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Jim Cunningham sent me some comments on my "BCF related" post from
yesterday. He asked me to forward his comments to the list, which I have
gladly provided in full below:
Norton, Patrick wrote:
> Dinogeorge@aol.com wrote:
> >> Airfoils must be asymmetric, because it is the difference between
> airflow over the top and bottom surfaces that provides the lift; a
> symmetric wing would have the same kind of airflow over top and bottom
> and thus generate near-zero lift.<<
> To which James Cunningham replied (in part):
> > This is false.<
> I interpreted George as simply saying that an airfoil, by definition,
> asymmetrical in cross section.
Me too, but of course airfoils are not asymmetrical by definition. As
an example, consider the NACA 0006 which is symmetrical, has a t/c of
6%, and is a fairly good airfoil, though too thin to contain a
structurally efficient spar. Or the NACA 0012, which is used in a
number of aircraft, including one of mine.
> George ?
> > Competition aerobatic airplanes have perfectly symmetrical wings so
> that they can fly equally well rightside up or upside down.<
> Flight control in stunt planes is achieved almost exclusively by using
> flaps to deflect the airstream in various directions, thereby pushing
> aircraft in various directions.
I'd call them ailerons, but yes, this is true. Combined with rudder and
elevator or stabilator forces, it is how flight CONTROL is achieved, but
not how flight itself is achieved.
> Even level flight in such planes is achieved with flaps partially down.
Usually this is not the case. In level flight, they usually fly at a CL
of 0.2-0.3 with an angle of attack of about 1.8-2.7 degrees and the
control surfaces in trail. They do the same when flying level and
inverted. My Cherokee (which is not aerobatic and has a 65(2)-415
section rather than a symmetrical wing) has both flaps and ailerons
deflected slightly upward in level flight. When lightly loaded (CL~0.2),
it flys at a slightly nose down angle of attack. When heavily loaded
(CL~0.3), the angle of attack is slightly nose high, the difference in
angle of attack being approximately 1.1 degree. When rolling into a
turn, the aileron on the down-going wing moves further up than the
aileron on the upward-going wing moves down, in order to minimise
differential drag and adverse yaw. Needless to say, once the turn is
established, the controls are neutralized again and remain so until
opposite deflection is required to stop the turn.
> This is necessary because a plank or
> any type of symmetrical wing generates no lift at a zero angle of
Very true, but symetrical wings usually aren't flown at zero angle of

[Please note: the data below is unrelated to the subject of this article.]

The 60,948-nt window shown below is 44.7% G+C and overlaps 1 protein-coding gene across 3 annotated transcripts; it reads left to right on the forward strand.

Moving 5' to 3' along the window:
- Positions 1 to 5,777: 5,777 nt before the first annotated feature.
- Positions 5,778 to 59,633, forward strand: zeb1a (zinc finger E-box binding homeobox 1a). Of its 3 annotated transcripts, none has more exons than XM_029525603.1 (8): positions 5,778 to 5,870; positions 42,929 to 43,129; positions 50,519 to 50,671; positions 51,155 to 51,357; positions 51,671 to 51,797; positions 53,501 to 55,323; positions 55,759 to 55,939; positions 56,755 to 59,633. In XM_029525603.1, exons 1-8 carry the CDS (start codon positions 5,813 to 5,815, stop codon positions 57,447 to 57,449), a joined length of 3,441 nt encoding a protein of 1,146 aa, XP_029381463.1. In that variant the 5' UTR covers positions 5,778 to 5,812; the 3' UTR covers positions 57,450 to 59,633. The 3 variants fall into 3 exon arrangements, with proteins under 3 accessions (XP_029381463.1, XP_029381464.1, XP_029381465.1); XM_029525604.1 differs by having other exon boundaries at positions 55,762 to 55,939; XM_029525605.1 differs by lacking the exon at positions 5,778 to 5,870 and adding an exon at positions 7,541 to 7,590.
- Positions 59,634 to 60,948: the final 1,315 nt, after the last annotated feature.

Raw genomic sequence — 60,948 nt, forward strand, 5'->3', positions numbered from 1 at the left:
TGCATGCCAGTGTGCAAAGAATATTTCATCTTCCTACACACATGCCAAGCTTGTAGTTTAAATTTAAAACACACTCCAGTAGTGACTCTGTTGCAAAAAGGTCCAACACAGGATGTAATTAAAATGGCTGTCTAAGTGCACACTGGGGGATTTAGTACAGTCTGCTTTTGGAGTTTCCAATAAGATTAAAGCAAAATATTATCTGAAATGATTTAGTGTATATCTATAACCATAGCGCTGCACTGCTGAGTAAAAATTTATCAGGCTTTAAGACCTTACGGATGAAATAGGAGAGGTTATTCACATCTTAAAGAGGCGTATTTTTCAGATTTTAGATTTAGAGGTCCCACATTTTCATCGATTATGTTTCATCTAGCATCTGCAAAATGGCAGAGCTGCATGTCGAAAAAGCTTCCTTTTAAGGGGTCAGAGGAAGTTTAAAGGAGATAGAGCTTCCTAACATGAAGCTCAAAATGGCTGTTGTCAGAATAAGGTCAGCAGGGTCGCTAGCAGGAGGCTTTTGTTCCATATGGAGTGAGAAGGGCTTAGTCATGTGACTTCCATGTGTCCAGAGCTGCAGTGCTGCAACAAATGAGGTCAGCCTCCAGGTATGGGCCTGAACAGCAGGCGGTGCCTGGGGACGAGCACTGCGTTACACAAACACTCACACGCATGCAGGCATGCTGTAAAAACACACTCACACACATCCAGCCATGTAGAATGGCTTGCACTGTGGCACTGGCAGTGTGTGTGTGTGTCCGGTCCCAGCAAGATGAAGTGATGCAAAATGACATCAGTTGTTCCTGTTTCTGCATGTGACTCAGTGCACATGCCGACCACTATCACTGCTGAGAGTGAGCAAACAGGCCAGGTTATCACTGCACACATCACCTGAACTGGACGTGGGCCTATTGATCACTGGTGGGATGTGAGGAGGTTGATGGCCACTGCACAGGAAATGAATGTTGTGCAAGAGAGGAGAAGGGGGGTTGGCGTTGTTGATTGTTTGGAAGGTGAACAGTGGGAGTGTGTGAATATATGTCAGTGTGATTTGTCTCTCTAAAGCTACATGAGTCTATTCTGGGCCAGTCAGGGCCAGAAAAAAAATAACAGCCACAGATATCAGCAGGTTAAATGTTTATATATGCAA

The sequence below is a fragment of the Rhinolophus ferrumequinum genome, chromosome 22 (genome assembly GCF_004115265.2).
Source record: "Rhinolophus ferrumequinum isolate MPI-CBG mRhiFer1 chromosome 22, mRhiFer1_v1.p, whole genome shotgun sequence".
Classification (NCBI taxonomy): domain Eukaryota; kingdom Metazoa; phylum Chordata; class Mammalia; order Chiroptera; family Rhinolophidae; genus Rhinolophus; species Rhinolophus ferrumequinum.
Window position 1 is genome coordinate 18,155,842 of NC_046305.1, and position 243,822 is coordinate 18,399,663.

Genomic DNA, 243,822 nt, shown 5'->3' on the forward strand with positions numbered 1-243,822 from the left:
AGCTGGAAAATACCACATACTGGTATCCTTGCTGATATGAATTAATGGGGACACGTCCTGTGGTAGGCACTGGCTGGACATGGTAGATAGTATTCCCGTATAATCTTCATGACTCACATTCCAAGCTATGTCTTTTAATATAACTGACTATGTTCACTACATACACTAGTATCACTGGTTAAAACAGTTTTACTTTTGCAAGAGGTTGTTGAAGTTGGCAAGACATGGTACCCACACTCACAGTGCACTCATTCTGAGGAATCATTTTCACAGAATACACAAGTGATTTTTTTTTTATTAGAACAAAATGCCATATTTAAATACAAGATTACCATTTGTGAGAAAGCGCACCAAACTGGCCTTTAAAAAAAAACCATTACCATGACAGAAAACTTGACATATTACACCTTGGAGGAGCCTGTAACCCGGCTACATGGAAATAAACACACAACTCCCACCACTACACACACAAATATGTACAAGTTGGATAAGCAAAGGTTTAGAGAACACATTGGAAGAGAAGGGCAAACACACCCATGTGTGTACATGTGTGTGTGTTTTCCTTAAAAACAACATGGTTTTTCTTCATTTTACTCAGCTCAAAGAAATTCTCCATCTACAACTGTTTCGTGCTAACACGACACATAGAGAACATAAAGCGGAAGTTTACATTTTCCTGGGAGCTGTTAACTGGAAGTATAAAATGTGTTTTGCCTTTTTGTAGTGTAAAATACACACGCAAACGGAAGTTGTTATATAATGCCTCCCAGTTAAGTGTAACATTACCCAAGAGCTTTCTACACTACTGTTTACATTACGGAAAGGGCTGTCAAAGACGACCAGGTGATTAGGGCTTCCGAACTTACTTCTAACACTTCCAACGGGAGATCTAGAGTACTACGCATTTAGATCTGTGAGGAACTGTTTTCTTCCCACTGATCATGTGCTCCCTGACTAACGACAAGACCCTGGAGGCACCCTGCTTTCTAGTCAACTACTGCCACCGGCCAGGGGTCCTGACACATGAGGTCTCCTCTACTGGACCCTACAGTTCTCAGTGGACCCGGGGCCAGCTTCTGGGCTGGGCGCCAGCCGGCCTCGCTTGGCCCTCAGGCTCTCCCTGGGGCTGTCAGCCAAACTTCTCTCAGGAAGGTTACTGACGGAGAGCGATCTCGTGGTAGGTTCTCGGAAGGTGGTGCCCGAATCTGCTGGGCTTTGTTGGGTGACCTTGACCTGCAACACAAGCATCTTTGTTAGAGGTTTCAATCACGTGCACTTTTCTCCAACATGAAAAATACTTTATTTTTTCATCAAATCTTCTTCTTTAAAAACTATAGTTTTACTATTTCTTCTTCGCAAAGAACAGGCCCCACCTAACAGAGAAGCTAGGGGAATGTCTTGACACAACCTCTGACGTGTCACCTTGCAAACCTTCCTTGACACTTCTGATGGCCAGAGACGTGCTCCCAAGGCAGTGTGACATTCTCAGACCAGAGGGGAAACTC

attack and usually aren't flown with the flaps or ailerons down.
> This type of flight creates a great deal of drag and is extremely
> inefficient--as demonstrated by the substantially larger engine
> requirements in stunt planes.
It is more inefficient, and does produce a bit more profile drag
(induced drag is a function of lift and velocity only, and remains
unchanged by airfoil section), but the engines are larger to enable more
vertical penetration, not because of airfoil drag.
>In fact, an asymmetric wing would be a
> distinct _disadvantage_ in an up-side-down attitude since the pilot
> need to use flaps to compensate for the downward force created by the
> Bernoulli effect.
Very true, and very noticable on a Citabria, except for the bit about
the flaps. Check out the extreme fuselage angle when the Citabria is
flying upside down. But he doesn't do it with flaps. Think about what
would happen to the pitching moment and control authority if he popped
the flaps while was upside down. He level flight by flying at a
different angle of attack when inverted than when upright, compensating
for the fact that in an asymmetric wing, zero lift is accomplished with
a negative angle of attack when right side up and a quite positive angle
of attack when upside down.
> But an asymmetric wing design is the _only_ way to get aerodynamic lift
> at a zero angle of attack.
Also very true (in non-flapping flight). But there are pitch-rotation
mechanisms that can establish circulation and transient unsteady lift at
zero angle of attack. The clap and fling technique can even create
significant positive lift from a symmetric wing while the angle of
attack is negative and going more so.
> The advantage of an asymmetric wing moving
> through an airstream at a zero angle of attack is that it minimizes
> while providing lift. This is energetically the most efficient mode of
> flight and it seems reasonable that such a design would offer some
> adaptive advantages during the evolution of flight.
I agree whole-heartedly with this. And it's my whole point. The
mechanisms don't HAVE to pre-exist (some did). Those that don't can
develop during the evolution of flight. Their lack doesn't prohibit
beginning flight. However, I do think some of them did pre-exist. I
agree with George about the tendency toward asymmetry in the shape of
the theropod forearm. On the other hand, I don't see any particular
need for an asymmetric flight feather until flight, gust, or display
loads produced a need and reward for increased structural efficiency.
All the best,